Winding Down the Charles
- Location: Cambridge, MA.
- Client: The Cambridge Arts Council
- Materials: String, steel, blue ribbons, blue chalk, buckets
- Collaborators: Scott Tiede,Kelly Kaczynski
- Artist: Mags Harries
The Charles River
Each year the Cambridge River Fesival is held in celebration of The Charles River. Winding Down the Charles was an interactive public art installation located along the banks of the River. Over the course of two consecutive festivals the artists and Cambridge residents wound up 251 spools of string, equaling the 78.4 miles of the Charles from its origin to its outlet into Boston Harbor.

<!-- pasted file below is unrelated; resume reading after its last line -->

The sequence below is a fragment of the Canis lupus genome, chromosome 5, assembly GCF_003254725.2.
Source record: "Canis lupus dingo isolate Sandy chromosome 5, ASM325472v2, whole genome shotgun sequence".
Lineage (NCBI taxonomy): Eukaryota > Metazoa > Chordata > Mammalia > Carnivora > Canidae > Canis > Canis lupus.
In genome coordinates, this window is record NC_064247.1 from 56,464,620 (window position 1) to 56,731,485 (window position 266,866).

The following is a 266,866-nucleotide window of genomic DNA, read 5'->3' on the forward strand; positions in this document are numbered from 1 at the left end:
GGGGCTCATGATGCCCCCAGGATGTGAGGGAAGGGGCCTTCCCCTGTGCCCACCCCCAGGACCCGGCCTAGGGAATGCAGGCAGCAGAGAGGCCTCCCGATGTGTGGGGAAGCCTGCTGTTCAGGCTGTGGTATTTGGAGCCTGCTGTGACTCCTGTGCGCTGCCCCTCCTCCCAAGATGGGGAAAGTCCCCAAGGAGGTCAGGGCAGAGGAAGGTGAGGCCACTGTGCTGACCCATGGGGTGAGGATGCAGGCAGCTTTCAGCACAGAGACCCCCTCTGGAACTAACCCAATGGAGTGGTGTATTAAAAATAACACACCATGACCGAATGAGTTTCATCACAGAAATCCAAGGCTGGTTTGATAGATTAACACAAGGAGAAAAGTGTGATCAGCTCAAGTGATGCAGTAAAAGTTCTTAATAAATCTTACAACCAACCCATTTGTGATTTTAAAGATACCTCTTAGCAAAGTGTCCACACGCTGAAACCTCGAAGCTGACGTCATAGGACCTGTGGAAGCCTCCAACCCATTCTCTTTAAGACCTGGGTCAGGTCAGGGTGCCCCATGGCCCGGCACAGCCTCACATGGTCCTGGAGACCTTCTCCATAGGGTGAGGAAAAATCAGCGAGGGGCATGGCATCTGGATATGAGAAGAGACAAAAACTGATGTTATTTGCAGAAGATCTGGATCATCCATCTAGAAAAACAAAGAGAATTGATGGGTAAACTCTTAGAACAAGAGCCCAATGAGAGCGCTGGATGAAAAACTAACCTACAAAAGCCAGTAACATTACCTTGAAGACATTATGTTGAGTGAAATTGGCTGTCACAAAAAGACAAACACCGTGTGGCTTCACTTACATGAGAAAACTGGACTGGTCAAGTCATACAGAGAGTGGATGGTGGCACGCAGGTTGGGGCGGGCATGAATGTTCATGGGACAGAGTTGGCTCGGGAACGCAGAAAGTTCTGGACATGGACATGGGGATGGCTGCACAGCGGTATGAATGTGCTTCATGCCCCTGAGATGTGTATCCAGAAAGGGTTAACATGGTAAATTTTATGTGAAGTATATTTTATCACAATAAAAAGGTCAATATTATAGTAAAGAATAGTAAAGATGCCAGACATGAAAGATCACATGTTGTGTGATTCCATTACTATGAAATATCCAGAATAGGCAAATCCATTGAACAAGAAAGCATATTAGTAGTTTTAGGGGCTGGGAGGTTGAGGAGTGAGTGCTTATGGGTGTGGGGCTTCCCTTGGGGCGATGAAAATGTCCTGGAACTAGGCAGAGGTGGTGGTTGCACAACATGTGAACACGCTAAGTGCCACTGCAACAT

Spools and Needles
The spools of string were set along the river-bank and threaded through five 10’ steel Needle Towers. The artists and Cambridge residents attending the River Festival continuously wound the string, day and night, into a growing ball.
Memories of the River
While the artists wound the ball, people attending the River Festival were invited to write their thoughts and memories of the Charles River into a journal and on blue ribbons. They then tied these ribbons to the string being wound up into the ball. Residents could reflect on the importance of the river in their lives.
To wind up the 78.4 miles of string took two consecutive River Festivals. Each year, the ball was wound day and night for over forty hours, adding up to total of 87 hours of winding. In the first year 38 miles of string were wound. The following year in 1998 the entire river was wound up, creating a 37”, 550lbs ball, which is now mounted in a cart for display.